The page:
When you open up Ohio State record books and turn to some of the all-time rushing records, you will find Pete Johnson atop the school’s career rushing touchdown list with an astounding 56 total that was set back in 1976. That mark outpaces the likes of Buckeye legends Keith Byars (46), Eddie George (44) and Ezekiel Elliot (43).

With that rich tradition, Ohio State has boasted a long line of astounding rushers for the Buckeye state. Hidden amongst a talented Division II program at Notre Dame College, running back Jahleel McLaughlin has quietly put together statistics that would rival the in-state Buckeyes’ all-timers. McLaughlin has rushed for 4,737 yards on the ground, including 48 touchdowns on his own resume.

The kicker: McLaughlin accomplished both those numbers in just two collegiate seasons.

For the math nerds out there: that is 9,474 yards and 96 touchdowns in a four-year sample size for McLaughlin, shattering former Chadron State running back Danny Woodhead’s current yardage mark of 7,962. That projection of course is in a perfect world. If the COVID-19 pandemic has shown us anything, nothing is certain.

Many put their attention to how the pandemic would affect the FBS and NFL ranks, not considering how the lower levels had barely an opportunity to survive amongst the steep financial demands for suitable testing protocols.

The Division II level never had much of a chance. For players, a harsh reality set in. From there, individuals were forced to make decisions that would be best for themselves, their health and their collegiate careers.

“It was very challenging,” McLaughlin recalled. “We were in our second day or Spring practice and we knew at any point that it could be taken away from us.”

This would be a huge moment for Notre Dame College football, with an official delay until the Spring. For McLaughlin, opportunity would spring from a tough situation and suddenly - his Falcons career was officially over. A situation that had cost so much for so many did offer McLaughlin an opportunity that had once alluded him; a chance to compete on the Division I level.

Next stop: The Transfer Portal.

A bittersweet moment, McLaughlin reminisced about his beginnings at Notre Dame College and how much that experience meant to him.

“Being at Notre Dame was a blessing each and every day.”

Originally a three-sport star at Forest Hills High School in Marshville, North Carolina, McLaughlin once had aspirations of competing in multiple sports during his college career. A part of both the school’s basketball and track and field programs at Forest Hills, while also starring on the gridiron, McLaughlin would claim state championships both on the track and hardwood.

In fact, McLaughlin’s first introduction to the Notre Dame football program would be directly after putting work on in a different arena.

“I visited Notre Dame College right after a basketball game.”

For the North Carolina kid, there was a feeling once he stepped foot on campus. A lot try to put that “moment” into words but for most, it’s something that can’t quite be quantified into words. McLaughlin did his best.

“The family atmosphere immediately sold me.”

The opportunity that the Falcons presented was more than enough for McLaughlin. The atmosphere captured him. One word kept being reiterated by the dynamic runner - blessing. For a player who had already accomplished so much, you could hear how much his time in South Euclid had meant and the difficulty that decision was.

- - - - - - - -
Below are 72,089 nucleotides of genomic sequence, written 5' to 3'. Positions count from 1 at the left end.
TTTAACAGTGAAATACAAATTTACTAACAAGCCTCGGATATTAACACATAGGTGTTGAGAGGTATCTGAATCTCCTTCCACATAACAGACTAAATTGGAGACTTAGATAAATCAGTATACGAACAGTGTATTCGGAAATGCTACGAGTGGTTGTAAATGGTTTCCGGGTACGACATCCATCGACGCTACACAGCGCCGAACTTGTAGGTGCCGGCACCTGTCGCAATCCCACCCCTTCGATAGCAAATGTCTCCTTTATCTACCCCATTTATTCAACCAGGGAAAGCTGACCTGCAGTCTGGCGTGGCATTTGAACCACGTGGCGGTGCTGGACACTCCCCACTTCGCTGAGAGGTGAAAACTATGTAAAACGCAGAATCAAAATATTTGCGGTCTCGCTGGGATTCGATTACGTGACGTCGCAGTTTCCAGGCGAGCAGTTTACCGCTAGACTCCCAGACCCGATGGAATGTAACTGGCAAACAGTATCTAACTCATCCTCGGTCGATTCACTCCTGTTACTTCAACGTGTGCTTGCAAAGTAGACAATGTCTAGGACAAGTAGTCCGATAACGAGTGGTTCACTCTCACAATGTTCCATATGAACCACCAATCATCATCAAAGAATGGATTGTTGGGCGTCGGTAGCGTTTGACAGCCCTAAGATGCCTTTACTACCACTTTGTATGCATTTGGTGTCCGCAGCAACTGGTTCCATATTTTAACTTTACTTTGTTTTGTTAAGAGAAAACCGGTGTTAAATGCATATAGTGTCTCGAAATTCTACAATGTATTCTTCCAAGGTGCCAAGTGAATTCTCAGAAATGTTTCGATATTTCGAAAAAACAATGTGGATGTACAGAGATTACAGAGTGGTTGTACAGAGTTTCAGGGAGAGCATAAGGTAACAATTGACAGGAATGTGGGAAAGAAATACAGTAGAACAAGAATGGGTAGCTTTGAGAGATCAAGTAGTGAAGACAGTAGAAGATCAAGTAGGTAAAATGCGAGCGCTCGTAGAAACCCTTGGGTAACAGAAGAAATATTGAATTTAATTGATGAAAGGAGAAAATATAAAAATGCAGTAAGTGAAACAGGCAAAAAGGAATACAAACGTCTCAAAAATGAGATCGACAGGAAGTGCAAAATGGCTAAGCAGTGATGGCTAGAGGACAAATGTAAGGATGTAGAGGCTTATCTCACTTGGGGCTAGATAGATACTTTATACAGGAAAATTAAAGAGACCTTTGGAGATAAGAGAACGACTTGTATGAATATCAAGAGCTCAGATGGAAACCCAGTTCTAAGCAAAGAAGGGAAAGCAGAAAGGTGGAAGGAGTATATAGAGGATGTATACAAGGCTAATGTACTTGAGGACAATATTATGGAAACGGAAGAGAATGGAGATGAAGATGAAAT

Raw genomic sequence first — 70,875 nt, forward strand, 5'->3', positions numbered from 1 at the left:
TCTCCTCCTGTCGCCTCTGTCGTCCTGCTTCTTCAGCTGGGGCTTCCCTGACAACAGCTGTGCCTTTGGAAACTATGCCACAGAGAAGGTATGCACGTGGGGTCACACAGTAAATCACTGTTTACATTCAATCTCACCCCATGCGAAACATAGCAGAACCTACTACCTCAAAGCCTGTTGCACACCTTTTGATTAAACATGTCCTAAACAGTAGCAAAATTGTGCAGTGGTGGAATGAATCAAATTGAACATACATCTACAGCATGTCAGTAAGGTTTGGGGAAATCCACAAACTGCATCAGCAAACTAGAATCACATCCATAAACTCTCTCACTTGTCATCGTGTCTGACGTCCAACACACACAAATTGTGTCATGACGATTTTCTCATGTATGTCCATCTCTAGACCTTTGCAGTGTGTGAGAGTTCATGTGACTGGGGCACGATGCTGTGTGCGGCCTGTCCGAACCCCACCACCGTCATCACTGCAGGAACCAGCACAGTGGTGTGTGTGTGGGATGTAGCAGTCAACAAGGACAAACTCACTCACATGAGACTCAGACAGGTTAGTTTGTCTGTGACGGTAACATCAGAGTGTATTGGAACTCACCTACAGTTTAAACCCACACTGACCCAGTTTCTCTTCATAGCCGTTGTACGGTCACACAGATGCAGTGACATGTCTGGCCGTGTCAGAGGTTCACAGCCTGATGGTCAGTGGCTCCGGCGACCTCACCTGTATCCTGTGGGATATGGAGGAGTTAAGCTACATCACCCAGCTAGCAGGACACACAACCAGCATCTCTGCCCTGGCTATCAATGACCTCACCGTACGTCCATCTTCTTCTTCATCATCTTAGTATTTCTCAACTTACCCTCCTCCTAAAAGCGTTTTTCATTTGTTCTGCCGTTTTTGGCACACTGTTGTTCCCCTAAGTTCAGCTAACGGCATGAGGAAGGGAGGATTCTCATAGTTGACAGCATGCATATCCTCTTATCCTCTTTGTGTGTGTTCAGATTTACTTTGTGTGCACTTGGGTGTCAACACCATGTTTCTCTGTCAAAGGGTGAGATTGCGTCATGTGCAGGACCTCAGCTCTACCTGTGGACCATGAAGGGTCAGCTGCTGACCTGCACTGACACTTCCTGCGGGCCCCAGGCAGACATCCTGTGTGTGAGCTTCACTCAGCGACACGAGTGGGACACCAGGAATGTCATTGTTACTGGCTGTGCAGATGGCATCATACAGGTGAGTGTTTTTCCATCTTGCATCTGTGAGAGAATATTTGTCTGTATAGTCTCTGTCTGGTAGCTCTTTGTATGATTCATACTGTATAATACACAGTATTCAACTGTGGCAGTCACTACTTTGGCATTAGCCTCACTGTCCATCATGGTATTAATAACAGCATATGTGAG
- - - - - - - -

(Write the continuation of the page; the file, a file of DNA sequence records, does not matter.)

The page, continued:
As you can imagine for a player of McLaughlin’s talent and resume, a lot of interest ensued during his time in the Transfer Portal. Of that interest, he would receive three official offers to continue to his academic and athletic career.

Of those offers, McLaughlin would ultimately decide to stay up north in the Buckeye state, a place that had become a very special place for him and transfer to Youngstown State University.

“Ohio has done nothing but treat me well.”

The Penguins offered McLaughlin that opportunity. Opportunity to continue with an athletic and academic career. Opportunity to continue to make Ohio proud and the chance to play Division I football on the Football Championship Subdivision (FCS) level.

Scheduled to get on campus in Youngstown sometime early in January, McLaughlin understands that the work is just beginning. There is a lot to prove for the Division II star to show that his talents can transcend his perceived lack of competition level.

Again for Jaleel, the same word is uttered when discussing the opportunity at hand. “It is a blessing from God to have the opportunity to prove I belong.”

This Spring, expect Youngstown State to have an influx of talent in their backfield. McLaughlin brings a level of speed and playmaking ability that the Penguins have been missing recently. Expect an immediate impact from a 5-9 180 pound junior who is no stranger to a high volume of touches.

McLaughlin’s impact is not strictly limited to the football field. It did not take long to realize that there was a deeper impact for this dynamic playmaker to have. For as special of a player he is, that does not encapsulate the type of person McLaughlin is.

“I want everyone to know that whatever size, level of play, anything, that God has a plan.”

Continuing to prove the doubters wrong, McLaughlin is ready for the next challenge. Without even playing a snap, he is the perfect example of what hard work and perseverance can do. The old moniker “if you can play, they will find you”, resonates perfectly in Division II All American. No matter what his experience at Youngstown State brings, McLaughlin has already put his stamp on the college football world.

That is not what is currently on McLaughlin’s mind, however. It is all about what is next. With clear eyes and an understanding of what is next, there is a clear goal at hand.

“I just want to inspire people and be an asset to the team.”